·         I remember walking to the shed out behind the house with Grandpa. He had a ‘banny’ (That’s what they called it anyway. It was actually a Bantam) rooster that would attack you. When it attacked him, he hit it on the head with a pipe wrench. That stupid rooster attacked him again. He whacked it again with the pipe wrench. It took that dumb rooster 3 times before he left Grandpa alone.
·         Grandpa taught me how a horse bites corn.
·         If you walked too close to Grandpa at the end of the day, he would grab you and "beard" you. He would rub your face with his whiskers until your face was red.
·         He told us about when he was out in the woods one day when a wasp stung his lip. His lip did not even swell because of the tobacco (or tabaccer as he would say) juice that was in his mouth.
·         I remember all of Granny's funny little sayings:
o   Butter, butter makes you stutter.
o   My nose itches, I smell peaches. Someone is coming with a hole in their britches.
o   What fur? Cat fur, to make kitten mittens. Old cat dies, you can have a pair.
·         I remember the songs that she would sing:
o   The choo choo train was a funny old thing and he huffed and he puffed like a big fat man. He'd toot his whistle, and he'd blow his horn, and his wheels go as fast as they can. Toot! Toot! Whoo! Whoo! Chugga, Chugga! I love that choo choo train.
o   I like to help my mama when she cleaned my room. I like to help her sweep the floor with my little red broom, but sometimes my broom was a pony strong and through the house we'd gallop along. Giddy-up, giddy-up. Whoa. whoa, whoa.
o   I am in the Lord's Army
·         I remember Granny telling us about Robert sitting under the table singing when he was barely able to talk. He was singing "Doy, Doy, Doy" He had his hand over his finger like he was singing "This Little Light of Mine". He was confusing the 2 songs "I Have the Joy, Joy, Joy Down in My Heart" with "This Little Light of Mine"
·         Granny would always fix whoever visiting (well at least her Grandkids), their favorite foods. Mine was smother fried, stewed, mashed, or any kind of potatoes.

Thursday, November 6, 2014

Isabelle Burnett - Ninth Child of Alfred and Julia Burnett

Isabelle or Isabel was the ninth child of Alfred and Julia Burnett.  She was born in Calcasieu Parish, Louisiana about 1859.  Isabella can be found living in her parent’s household in the 1860 and 1870 US Census.

The 1870 census indicates she could not read or write; not uncommon for that era, but still interesting for a ten year old.  After 1870 no trace of Isabelle can be found.  Maybe she died as a youth?
1870 Federal Census

Friday, October 31, 2014

Ben - My 4th Cousin

Remember Alfred and Julia Burnett?  Julia Jane Seaman, the matriarch of our Louisiana Burnett family, is the daughter of William Christopher Seaman.  The Seaman line is fairly well documented and I have input these ancestors into my online family tree.

In conjunction with the Family Search tree, there is a free online utility named Relative Finder.  This utility, developed by Brigham Young University, lets one search their family tree and determine if they are related to famous folks.

I used the Relative Finder tool to generate the below chart which shows how we are supposedly related to Benjamin Franklin!  For those that are counting, Ben would be my 4th cousin 6 times removed.  Apparently, we are also related to President Calvin Coolidge - 10th cousins once removed.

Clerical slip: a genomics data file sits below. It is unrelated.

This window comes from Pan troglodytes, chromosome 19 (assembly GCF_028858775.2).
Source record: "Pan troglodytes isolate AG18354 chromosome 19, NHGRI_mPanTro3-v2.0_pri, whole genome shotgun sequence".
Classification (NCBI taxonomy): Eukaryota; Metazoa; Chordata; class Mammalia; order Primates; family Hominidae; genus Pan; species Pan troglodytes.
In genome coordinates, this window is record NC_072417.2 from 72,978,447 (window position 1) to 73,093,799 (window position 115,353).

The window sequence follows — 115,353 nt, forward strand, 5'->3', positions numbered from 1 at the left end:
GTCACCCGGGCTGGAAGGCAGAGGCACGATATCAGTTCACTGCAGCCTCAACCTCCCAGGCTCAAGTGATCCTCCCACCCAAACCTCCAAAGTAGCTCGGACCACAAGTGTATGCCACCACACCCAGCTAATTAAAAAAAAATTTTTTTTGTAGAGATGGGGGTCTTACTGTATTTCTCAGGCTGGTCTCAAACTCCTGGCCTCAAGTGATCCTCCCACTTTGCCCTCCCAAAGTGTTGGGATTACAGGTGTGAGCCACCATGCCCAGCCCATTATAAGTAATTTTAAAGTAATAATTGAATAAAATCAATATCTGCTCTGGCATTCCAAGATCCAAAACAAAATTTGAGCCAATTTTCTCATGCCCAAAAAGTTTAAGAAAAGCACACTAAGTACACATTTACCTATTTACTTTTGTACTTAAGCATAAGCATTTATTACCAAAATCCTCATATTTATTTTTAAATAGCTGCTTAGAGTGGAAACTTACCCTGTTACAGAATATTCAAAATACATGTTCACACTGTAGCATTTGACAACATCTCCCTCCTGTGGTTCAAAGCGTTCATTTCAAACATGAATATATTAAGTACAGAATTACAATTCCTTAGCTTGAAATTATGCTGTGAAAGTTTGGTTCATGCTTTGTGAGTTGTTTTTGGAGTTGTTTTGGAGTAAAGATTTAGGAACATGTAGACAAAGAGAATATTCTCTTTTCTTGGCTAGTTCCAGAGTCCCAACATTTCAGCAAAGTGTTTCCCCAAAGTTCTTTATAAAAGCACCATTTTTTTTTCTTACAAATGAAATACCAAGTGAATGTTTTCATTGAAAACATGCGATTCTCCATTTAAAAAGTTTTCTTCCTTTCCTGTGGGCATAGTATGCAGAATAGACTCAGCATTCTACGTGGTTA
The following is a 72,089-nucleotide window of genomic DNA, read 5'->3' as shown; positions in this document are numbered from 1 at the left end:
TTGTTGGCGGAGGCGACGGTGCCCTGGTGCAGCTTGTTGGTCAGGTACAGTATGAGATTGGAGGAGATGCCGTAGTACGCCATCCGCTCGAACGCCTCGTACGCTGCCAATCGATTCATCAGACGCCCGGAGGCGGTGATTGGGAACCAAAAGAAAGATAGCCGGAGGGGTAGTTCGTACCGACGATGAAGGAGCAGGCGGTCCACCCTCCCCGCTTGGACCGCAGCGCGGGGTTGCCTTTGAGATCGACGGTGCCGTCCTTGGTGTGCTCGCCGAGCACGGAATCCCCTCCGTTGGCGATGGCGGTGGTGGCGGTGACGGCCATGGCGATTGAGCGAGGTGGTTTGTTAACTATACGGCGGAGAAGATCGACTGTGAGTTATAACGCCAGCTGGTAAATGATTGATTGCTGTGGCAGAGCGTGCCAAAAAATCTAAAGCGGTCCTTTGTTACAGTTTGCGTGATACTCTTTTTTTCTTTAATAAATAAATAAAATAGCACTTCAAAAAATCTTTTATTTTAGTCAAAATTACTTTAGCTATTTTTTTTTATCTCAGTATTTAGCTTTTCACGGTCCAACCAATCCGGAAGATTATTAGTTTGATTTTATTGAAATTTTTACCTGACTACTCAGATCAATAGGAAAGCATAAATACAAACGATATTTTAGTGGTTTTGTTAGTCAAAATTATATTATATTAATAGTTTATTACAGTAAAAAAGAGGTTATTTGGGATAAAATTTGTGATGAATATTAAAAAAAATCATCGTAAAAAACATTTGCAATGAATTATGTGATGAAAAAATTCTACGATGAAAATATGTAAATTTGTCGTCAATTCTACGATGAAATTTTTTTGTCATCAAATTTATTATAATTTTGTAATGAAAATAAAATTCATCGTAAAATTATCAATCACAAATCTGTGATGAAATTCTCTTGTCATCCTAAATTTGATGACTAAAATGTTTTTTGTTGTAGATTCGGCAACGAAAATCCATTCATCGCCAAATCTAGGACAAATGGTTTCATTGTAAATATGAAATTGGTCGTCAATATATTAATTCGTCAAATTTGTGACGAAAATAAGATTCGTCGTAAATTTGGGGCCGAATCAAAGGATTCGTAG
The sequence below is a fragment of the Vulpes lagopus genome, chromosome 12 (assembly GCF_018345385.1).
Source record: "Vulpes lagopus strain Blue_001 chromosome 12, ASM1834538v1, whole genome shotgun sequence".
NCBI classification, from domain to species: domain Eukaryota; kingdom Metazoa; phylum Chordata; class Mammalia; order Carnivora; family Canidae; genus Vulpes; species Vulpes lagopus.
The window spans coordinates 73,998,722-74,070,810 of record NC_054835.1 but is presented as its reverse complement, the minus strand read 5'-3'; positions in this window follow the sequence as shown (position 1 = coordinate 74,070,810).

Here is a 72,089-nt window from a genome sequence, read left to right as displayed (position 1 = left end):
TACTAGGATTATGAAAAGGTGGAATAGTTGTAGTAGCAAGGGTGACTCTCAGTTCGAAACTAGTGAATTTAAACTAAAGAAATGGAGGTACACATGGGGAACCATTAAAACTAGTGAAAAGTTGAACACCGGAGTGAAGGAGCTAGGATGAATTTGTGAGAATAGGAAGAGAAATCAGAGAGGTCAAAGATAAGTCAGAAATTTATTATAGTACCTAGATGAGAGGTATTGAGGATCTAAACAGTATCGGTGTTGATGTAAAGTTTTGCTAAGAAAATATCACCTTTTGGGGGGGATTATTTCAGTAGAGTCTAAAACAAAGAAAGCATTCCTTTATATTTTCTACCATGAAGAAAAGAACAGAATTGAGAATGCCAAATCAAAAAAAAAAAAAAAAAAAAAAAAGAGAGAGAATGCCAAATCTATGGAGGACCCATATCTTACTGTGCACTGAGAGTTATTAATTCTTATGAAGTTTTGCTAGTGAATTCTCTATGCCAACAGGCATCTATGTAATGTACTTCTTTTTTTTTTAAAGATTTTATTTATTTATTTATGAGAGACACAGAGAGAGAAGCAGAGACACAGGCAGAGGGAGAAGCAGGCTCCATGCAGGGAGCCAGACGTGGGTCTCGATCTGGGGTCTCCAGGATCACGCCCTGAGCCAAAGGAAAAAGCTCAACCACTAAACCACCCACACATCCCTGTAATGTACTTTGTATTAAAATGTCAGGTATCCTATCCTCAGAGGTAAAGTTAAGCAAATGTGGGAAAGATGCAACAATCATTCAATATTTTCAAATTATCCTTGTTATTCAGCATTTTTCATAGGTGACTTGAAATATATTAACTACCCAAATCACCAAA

The further back in time you go the more dubious the Relative Finder tool becomes.  Through my paternal grandmothers family, Relative Finder shows I am a sixth cousin 16 times removed to King Henry VIII.  Who would have thought?

Friday, October 24, 2014

Elizabeth Burnett - Eighth Child of Alfred and Julia Burnett

Elizabeth Burnett is the eighth child of Alfred and Julia Burnett and was their first child born in Louisiana.   She was born January 1856 in Calcasieu Parish, Louisiana.

1n 1871 at age 15 she married Thomas Jefferson Gilley.[1]  Thomas was born 31-Oct-1848 and is the seventh child of George Gilley and Pheriba Davis.

According to the 1910 census[2], Thomas and Elizabeth had 13 children of which 8 were living in 1910. (Reported by Thomas, as he was a widower in 1910)

 The known children are as follows.

1.    Lydia Gilley, 24-Dec-1871 to 05-Apr 1925, wife of Asa C. Koone.

2.    Thomas Jefferson Gilley, 18-May-1874 to 23-Oct-1962, husband of Ila Dobie.

3.    M.F. Gilley, 1877 to Oct-1879, died as a young child.

4.    Elpheus Gilley, Aug 1878 to ?

5.    Virginia Gilley, 1879 to ?

6.    Ida Malora Gilley, 1881 to 11-Apr-1969, wife of Robert A. Hightower.

7.    Wilma Lavonia Gilley, 07-Sep-1882 to 10-Jan-1970, wife of William Charles Fowler.

8.    Elbert Cornelius Gilley, 29-Oct-1884 to 03-Jan-1961, husband of Vera Simpler.

9.    Grover Cleveland Gilley, 10-Nov-1886 to 15-Dec-1978, husband of Catherine Johnson.  Second marriage to Marie Melissa Carley.

10.  Nolia Mae Gilley, Apr-1892 to 01-Jul-1950, wife of Robert Henry Darby.

11.  Charles C. Gilley, 21-Jan-1895 to 28-May-1935, thought to have never married.

After they married, Thomas and Elizabeth made their home in the Barnes Creek area of Calcasieu Parish, LA.  Sometime between 1892 and 1895 the family moved to the El Campo area of Wharton County, Texas.  El Campo is located about 70 miles southwest of Houston, Texas.

In 1898 Thomas purchased land in El Campo, Texas and sold the land in 1912.[3] The current address of this property is 612 E Hillje, El Campo Texas, which is a vacant lot.  It is unknown if the family once resided on this lot.  If anyone is interested, I have a copy of the deeds which I can email.